Proposed Sales Tax Hike Gets New Life
JEFFERSON CITY - A Missouri transporation group took the first step Monday toward getting a state sales tax increase to pay for road improvements on a general election ballot.
Members of Missourians for Safe Transportation and New Jobs filed an initiative petition with secretary of state Jason Kander's office Monday afternoon. The proposal, if approved by a majority of the state's voters, would call for the state to levy a temporary one percent sales tax to raise money for new road projects over a 10 year period.
The proposal would raise billions of dollars worth of revenue needed to rebuild Interstate 70, among other priorities.
The initiative petition has to go through a lengthy process to receive final approval. The attorney general must approve of the legal language and the state auditor has to handle the fiscal note. Petitioners must then take their cause around the state and receive the required signatures to get the proposal on the ballot.
In a statement Monday, the transportation group said the plan has a wide array of bi-partisan backing and will create a more modern and reliable transportation system.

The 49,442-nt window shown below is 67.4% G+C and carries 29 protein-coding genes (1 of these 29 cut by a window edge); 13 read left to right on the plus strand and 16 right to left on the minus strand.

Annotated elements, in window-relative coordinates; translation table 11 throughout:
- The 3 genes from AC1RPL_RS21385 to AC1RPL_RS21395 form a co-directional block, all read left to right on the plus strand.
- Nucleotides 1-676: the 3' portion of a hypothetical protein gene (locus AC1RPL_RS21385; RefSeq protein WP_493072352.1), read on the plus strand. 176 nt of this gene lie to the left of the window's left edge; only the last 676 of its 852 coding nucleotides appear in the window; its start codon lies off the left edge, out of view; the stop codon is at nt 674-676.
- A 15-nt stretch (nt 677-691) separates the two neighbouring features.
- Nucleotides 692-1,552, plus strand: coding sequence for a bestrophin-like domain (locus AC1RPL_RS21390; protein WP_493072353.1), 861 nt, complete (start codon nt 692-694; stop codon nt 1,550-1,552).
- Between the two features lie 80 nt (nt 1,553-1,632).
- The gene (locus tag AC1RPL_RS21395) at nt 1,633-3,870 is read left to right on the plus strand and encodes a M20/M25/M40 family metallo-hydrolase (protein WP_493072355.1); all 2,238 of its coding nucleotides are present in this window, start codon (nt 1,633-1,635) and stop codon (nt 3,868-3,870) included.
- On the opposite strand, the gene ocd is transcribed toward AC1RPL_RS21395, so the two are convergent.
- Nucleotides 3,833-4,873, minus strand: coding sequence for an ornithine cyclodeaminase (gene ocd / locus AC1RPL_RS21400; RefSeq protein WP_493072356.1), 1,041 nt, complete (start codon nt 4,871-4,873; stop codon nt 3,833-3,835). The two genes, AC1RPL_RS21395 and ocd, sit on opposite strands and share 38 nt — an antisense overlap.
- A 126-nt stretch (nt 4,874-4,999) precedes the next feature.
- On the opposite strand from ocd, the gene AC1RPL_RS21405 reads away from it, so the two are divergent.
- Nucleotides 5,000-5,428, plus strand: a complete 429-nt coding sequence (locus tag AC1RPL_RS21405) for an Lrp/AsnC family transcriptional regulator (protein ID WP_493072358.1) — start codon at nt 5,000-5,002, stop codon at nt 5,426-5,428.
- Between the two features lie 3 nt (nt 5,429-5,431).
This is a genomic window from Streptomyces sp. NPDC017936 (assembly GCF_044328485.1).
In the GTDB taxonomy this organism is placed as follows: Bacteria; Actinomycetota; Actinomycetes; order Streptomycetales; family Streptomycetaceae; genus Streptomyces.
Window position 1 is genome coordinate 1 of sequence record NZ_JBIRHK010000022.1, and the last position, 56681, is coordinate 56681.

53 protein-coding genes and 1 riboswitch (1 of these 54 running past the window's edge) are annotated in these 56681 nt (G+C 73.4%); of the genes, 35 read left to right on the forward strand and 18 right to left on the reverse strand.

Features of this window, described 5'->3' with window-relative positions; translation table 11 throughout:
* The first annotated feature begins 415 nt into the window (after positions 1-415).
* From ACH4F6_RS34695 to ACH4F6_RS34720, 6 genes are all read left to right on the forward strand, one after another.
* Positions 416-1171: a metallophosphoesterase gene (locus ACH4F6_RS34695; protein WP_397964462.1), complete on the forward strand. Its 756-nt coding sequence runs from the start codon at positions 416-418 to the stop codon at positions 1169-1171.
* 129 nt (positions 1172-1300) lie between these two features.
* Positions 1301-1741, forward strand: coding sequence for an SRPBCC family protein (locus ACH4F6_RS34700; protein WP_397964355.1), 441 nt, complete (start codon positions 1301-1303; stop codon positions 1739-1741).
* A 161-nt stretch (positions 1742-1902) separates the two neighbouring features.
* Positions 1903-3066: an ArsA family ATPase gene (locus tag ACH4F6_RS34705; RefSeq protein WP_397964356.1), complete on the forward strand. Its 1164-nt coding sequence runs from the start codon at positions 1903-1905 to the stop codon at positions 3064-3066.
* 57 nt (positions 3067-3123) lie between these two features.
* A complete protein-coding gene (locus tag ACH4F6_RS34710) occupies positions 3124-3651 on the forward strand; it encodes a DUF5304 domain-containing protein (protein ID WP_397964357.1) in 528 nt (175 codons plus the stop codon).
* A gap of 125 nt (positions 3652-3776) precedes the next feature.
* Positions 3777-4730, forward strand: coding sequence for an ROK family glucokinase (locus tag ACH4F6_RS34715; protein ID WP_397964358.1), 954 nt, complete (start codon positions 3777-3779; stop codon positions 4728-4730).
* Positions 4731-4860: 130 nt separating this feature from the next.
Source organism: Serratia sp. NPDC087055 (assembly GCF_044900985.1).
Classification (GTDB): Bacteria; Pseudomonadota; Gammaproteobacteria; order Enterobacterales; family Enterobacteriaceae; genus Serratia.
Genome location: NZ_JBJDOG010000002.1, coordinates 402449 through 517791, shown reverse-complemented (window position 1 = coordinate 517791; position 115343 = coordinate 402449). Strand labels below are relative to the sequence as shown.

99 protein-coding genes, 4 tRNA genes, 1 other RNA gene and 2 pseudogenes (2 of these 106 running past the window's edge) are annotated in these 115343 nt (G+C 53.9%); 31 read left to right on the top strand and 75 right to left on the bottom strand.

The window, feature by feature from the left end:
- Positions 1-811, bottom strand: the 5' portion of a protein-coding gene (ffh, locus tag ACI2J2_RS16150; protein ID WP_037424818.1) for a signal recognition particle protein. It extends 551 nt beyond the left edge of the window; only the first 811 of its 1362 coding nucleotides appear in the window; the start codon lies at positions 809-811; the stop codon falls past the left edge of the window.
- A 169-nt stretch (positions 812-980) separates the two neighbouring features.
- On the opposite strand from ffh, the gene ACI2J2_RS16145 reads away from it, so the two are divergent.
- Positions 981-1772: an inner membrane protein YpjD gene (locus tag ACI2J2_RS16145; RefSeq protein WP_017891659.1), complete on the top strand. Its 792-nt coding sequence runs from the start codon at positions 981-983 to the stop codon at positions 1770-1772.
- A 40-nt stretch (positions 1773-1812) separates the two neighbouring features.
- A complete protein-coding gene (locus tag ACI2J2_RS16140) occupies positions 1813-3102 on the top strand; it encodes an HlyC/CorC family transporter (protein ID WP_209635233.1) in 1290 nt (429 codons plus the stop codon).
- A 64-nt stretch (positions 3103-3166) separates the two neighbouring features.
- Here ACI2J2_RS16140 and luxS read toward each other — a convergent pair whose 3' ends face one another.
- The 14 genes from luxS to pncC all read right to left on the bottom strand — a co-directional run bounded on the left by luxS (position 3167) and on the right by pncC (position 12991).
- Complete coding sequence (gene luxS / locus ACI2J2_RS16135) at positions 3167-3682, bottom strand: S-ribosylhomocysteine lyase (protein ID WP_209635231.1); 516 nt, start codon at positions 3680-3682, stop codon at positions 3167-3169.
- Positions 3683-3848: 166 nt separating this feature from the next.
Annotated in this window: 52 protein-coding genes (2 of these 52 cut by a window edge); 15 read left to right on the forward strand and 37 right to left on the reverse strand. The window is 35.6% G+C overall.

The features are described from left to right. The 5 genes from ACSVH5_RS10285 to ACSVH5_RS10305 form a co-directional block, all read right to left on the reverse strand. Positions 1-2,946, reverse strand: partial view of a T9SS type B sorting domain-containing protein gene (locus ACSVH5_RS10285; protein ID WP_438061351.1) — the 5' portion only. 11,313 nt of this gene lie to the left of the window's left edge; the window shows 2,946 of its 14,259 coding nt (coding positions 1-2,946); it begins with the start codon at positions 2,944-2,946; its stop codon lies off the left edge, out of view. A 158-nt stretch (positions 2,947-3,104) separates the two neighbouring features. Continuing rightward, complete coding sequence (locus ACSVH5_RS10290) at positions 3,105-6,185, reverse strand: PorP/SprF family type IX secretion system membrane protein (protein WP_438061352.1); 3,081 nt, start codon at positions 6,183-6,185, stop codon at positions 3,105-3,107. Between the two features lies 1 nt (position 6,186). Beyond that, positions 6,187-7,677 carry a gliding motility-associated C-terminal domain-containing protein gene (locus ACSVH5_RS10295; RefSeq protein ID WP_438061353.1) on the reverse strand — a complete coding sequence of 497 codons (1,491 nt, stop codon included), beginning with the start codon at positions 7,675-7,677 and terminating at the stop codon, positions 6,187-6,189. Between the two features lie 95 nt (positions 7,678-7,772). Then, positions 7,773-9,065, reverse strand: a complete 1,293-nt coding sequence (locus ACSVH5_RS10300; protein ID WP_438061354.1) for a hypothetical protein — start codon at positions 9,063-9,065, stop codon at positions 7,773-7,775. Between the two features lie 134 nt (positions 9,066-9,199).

"Missouri sits at the crossroads of this country, and the future of our economy is dependent on making these critical transportation improvements," the group wrote.
A similar proposal failed in the final days of the 2013 legislative session, as lawmakers did not pass a bill to place a tax increase on the 2014 general election ballot. A few Republican senators including Sen. John Lamping, R-St. Louis County, defeated the plan.
Lamping led the final filibuster and told KOMU 8 News during the Sept. 11 veto session elected officials should solve the transporation funding crisis instead of asking the public to raise taxes.
"I'm convinced we can fund our transportation needs within the budget that we have today," Lamping said.
Lamping serves on the Senate's transportation committee and said the state could begin using discretionary spending for the first time to pay for road improvements.
Fuel taxes are the primary source of funding for Missouri's transportation system, but the 17 cents per gallon fuel tax rate has not changed since 1996. In past years, fuel tax revenues have declined as consumers have driven fewer miles and have begun to drive more fuel-efficient vehicles.
Although fuel prices have risen in past years, fuel tax rates remain flat meaning Missourians are paying a lesser percentage of their overall pump price toward fuel taxes.
Like the 2013 legislative session proposal, the ballot initiative would appropriate five percent of the new funds into a fund specifically for counties and five percent into a fund set aside for cities. The other 90 percent of the funding would go into a general road fund and would be managed by the state transporation commission.
MoDOT would be asked to put together a list of projects before voters go to the polls.
The group said it will tour the state in the coming months as part of a campaign to drum up support and to get signatures.